What Makes Passover So Powerful for Us Today?
This is my favorite time of the year. It speaks to me of hope and the renewed cycle of life.
For both Jews and Christians, it is a time to celebrate the mighty arm of God.
Sometimes we feel confused. Is God a capricious old man who uses His power to torment and shame? Or is God intrinsically good? So much suffering around us seems to shout God is cruel.
But truth is more exciting than fiction. Come with me to explore something mysterious and wonderful that reveals the character of God in a powerful way.
Passover is a beautiful picture of the loving kindness of the Heavenly Father’s grace demonstrated through His righteous right arm.
A few years ago, I discovered a fascinating word. Zeroah was first used of God’s mighty outstretched arm as He delivered Israel from slavery in Egypt.
The Lord said, “I will bring you out from under the burdens of the Egyptians, and I will rid you out of their bondage, and I will redeem you with a stretched out arm (zeroah), and with great judgments” (Exodus 6:6).
The Lord raised up Moses to become the visible expression of His mighty outstretched arm (zeroah) to lead the people through the Red Sea, which became a visible picture of death to slavery and a rising again to a life of freedom.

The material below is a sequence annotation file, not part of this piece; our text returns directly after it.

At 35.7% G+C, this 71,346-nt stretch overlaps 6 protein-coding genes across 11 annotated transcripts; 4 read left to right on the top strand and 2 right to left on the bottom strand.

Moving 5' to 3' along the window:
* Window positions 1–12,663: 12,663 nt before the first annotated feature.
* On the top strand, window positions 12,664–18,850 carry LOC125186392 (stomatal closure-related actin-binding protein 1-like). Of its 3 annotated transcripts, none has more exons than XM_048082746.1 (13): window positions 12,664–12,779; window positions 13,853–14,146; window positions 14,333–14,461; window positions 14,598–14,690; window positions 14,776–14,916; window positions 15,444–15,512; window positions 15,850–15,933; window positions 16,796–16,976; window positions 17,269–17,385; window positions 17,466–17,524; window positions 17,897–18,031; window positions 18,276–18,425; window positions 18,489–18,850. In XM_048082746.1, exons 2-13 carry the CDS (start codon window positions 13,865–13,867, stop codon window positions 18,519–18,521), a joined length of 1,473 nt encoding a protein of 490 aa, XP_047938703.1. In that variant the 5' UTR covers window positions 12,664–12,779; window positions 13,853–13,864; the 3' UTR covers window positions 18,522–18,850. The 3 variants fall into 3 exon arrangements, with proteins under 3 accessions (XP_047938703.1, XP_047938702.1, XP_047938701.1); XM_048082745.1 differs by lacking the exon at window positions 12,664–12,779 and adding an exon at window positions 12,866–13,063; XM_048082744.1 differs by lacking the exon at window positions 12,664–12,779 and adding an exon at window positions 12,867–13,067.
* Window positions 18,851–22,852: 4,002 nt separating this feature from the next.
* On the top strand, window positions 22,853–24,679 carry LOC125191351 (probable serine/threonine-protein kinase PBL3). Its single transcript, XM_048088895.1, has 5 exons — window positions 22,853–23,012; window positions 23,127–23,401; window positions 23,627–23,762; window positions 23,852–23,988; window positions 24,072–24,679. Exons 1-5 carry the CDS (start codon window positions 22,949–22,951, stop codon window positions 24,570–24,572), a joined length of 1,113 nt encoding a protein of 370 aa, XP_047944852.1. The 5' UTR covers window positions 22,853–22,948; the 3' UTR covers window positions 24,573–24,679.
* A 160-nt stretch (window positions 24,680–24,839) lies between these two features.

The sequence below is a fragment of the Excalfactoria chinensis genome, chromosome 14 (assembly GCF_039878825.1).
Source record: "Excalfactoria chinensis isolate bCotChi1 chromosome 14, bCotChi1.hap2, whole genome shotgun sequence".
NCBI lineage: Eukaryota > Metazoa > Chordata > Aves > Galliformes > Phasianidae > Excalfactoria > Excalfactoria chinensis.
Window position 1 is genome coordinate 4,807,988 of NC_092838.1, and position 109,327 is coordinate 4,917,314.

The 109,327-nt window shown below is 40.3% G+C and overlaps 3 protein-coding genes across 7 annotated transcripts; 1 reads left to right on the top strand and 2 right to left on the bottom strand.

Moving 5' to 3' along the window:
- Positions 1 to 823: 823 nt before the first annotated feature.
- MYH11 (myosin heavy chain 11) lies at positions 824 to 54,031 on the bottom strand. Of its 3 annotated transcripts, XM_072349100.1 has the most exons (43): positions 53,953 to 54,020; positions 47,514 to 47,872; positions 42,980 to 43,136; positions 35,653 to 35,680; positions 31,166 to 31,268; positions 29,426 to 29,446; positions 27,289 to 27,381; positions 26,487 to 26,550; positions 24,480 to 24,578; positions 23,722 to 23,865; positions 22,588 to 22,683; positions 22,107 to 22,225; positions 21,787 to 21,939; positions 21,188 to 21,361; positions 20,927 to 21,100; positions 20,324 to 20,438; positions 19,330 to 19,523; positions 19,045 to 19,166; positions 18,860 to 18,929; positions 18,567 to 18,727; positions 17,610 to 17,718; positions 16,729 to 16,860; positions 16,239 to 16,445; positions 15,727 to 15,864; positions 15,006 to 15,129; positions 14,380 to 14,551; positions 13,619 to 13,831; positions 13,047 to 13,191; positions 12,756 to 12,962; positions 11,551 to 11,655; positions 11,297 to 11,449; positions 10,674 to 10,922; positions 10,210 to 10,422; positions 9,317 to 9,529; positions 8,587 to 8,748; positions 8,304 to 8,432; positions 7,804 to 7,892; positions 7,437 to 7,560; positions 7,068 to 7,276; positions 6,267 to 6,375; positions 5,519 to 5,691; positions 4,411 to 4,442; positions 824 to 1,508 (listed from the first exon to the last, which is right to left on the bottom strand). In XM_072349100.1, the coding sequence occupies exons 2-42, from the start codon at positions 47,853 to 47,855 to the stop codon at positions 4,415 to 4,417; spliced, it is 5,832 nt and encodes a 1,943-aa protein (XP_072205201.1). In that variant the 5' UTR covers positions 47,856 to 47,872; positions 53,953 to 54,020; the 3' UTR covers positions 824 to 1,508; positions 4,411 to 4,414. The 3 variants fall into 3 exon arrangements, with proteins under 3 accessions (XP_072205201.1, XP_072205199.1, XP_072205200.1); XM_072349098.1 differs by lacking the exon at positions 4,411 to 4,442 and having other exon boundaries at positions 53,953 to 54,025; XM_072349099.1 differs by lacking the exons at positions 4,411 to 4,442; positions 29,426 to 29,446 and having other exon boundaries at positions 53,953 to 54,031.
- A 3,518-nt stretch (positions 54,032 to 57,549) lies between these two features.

But that deliverance happened centuries ago. What does God’s Zeroah have to do with you and me?
Mystery of the Zeroah
You and I were born into slavery to sin. We each need deliverance, for no matter how hard we try, we still sin.
In His compassion, because God is good, He didn’t leave us in our mess or our slavery. Even as He did for Israel, He reached down to us through His mighty Zeroah.
The Zeroah is the stretched out mighty arm of the LORD, symbolic of power, might, and strength. God, who is Love, created the heavens by His Zeroah (Jeremiah 32:17).
As I followed the word Zeroah through Scripture, I was fascinated to find Isaiah asked this crucial question in Isaiah 53, “Who has believed our report and to whom is the Zeroah [the arm] of the LORD revealed?”